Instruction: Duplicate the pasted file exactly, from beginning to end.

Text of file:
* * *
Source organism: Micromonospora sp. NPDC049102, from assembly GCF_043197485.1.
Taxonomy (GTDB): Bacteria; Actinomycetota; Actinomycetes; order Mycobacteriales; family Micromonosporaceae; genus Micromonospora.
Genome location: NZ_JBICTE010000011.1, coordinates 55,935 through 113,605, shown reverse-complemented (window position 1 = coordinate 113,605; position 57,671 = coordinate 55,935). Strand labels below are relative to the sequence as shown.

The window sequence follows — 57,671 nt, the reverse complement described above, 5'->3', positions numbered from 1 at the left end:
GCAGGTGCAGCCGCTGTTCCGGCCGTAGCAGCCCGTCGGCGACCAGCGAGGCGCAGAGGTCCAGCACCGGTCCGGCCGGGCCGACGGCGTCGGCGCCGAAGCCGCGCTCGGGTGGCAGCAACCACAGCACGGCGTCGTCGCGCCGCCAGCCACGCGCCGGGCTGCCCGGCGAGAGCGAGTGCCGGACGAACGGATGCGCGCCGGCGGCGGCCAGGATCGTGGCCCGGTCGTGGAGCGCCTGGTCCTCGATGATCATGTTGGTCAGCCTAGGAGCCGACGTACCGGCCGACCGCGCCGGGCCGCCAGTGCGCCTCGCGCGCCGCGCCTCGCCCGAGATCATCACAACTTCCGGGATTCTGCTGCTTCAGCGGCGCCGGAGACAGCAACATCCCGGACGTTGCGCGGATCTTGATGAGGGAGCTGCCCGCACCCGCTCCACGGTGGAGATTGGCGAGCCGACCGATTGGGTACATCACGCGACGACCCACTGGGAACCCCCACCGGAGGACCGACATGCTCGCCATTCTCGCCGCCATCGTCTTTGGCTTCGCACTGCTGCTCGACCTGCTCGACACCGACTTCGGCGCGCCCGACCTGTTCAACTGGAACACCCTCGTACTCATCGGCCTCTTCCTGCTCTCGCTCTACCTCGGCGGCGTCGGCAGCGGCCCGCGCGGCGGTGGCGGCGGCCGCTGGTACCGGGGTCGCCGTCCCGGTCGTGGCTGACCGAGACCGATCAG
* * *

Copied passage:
Source organism: Micromonospora sp. NPDC049102, from assembly GCF_043197485.1.
Taxonomy (GTDB): Bacteria; Actinomycetota; Actinomycetes; order Mycobacteriales; family Micromonosporaceae; genus Micromonospora.
Genome location: NZ_JBICTE010000011.1, coordinates 55,935 through 113,605, shown reverse-complemented (window position 1 = coordinate 113,605; position 57,671 = coordinate 55,935). Strand labels below are relative to the sequence as shown.

The window sequence follows — 57,671 nt, the reverse complement described above, 5'->3', positions numbered from 1 at the left end:
GCAGGTGCAGCCGCTGTTCCGGCCGTAGCAGCCCGTCGGCGACCAGCGAGGCGCAGAGGTCCAGCACCGGTCCGGCCGGGCCGACGGCGTCGGCGCCGAAGCCGCGCTCGGGTGGCAGCAACCACAGCACGGCGTCGTCGCGCCGCCAGCCACGCGCCGGGCTGCCCGGCGAGAGCGAGTGCCGGACGAACGGATGCGCGCCGGCGGCGGCCAGGATCGTGGCCCGGTCGTGGAGCGCCTGGTCCTCGATGATCATGTTGGTCAGCCTAGGAGCCGACGTACCGGCCGACCGCGCCGGGCCGCCAGTGCGCCTCGCGCGCCGCGCCTCGCCCGAGATCATCACAACTTCCGGGATTCTGCTGCTTCAGCGGCGCCGGAGACAGCAACATCCCGGACGTTGCGCGGATCTTGATGAGGGAGCTGCCCGCACCCGCTCCACGGTGGAGATTGGCGAGCCGACCGATTGGGTACATCACGCGACGACCCACTGGGAACCCCCACCGGAGGACCGACATGCTCGCCATTCTCGCCGCCATCGTCTTTGGCTTCGCACTGCTGCTCGACCTGCTCGACACCGACTTCGGCGCGCCCGACCTGTTCAACTGGAACACCCTCGTACTCATCGGCCTCTTCCTGCTCTCGCTCTACCTCGGCGGCGTCGGCAGCGGCCCGCGCGGCGGTGGCGGCGGCCGCTGGTACCGGGGTCGCCGTCCCGGTCGTGGCTGACCGAGACCGATCAG